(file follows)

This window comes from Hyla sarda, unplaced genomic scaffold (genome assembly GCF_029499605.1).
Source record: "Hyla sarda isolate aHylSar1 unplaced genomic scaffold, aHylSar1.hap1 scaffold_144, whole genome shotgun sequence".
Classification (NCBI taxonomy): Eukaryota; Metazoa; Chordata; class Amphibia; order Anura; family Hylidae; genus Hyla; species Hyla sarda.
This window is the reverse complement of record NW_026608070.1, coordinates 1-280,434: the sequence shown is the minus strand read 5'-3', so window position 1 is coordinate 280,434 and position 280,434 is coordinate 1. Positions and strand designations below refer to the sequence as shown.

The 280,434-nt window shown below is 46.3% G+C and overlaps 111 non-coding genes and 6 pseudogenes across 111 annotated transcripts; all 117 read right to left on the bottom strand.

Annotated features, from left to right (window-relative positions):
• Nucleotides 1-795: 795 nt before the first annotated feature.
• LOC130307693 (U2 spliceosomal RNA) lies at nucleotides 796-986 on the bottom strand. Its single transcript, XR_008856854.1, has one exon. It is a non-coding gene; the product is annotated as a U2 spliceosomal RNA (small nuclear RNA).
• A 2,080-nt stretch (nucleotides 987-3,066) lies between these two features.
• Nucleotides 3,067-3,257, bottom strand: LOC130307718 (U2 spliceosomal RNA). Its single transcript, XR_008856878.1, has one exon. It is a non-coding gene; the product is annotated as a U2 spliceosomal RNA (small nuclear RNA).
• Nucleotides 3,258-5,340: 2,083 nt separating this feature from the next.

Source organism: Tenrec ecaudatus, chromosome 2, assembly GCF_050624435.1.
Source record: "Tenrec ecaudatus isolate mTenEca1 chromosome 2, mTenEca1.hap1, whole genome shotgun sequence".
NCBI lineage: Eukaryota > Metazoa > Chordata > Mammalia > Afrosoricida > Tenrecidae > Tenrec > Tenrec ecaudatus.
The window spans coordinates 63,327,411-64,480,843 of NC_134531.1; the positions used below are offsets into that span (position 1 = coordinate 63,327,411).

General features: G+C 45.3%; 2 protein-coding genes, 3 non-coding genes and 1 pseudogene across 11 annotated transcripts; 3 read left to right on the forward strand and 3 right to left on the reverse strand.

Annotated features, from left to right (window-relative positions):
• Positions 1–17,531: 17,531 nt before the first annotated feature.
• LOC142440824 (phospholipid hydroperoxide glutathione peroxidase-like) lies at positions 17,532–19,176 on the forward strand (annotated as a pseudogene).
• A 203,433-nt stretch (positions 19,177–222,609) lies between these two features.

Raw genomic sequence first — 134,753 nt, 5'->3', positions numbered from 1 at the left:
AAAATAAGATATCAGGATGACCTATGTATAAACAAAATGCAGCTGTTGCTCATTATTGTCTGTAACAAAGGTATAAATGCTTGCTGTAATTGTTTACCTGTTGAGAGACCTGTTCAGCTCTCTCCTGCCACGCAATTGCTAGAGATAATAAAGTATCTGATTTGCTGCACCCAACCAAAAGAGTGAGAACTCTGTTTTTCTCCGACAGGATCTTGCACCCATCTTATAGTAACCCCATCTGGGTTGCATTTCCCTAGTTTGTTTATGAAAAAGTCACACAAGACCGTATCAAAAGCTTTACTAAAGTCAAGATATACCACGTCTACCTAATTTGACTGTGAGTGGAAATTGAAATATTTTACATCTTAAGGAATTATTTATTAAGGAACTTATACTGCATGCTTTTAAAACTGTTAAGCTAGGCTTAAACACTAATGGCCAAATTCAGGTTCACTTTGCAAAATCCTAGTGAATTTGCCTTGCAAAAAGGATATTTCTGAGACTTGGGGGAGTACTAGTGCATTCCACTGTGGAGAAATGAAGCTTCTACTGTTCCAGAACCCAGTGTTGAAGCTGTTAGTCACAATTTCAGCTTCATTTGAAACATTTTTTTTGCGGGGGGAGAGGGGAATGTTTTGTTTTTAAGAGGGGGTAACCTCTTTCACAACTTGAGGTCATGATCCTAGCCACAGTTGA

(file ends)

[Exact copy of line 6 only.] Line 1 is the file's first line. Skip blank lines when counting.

Annotated features, from left to right (window-relative positions):